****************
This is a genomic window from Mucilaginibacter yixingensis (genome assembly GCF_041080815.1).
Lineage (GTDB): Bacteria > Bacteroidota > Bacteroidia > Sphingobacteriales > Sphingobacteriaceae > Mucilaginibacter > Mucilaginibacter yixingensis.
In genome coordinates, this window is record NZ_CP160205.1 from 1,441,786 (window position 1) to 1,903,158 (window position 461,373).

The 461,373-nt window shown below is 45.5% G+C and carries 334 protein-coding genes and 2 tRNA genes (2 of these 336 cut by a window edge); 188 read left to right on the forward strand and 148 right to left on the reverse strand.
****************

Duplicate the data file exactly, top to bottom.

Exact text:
This is a genomic window from Mucilaginibacter yixingensis (genome assembly GCF_041080815.1).
Lineage (GTDB): Bacteria > Bacteroidota > Bacteroidia > Sphingobacteriales > Sphingobacteriaceae > Mucilaginibacter > Mucilaginibacter yixingensis.
In genome coordinates, this window is record NZ_CP160205.1 from 1,441,786 (window position 1) to 1,903,158 (window position 461,373).

The 461,373-nt window shown below is 45.5% G+C and carries 334 protein-coding genes and 2 tRNA genes (2 of these 336 cut by a window edge); 188 read left to right on the forward strand and 148 right to left on the reverse strand.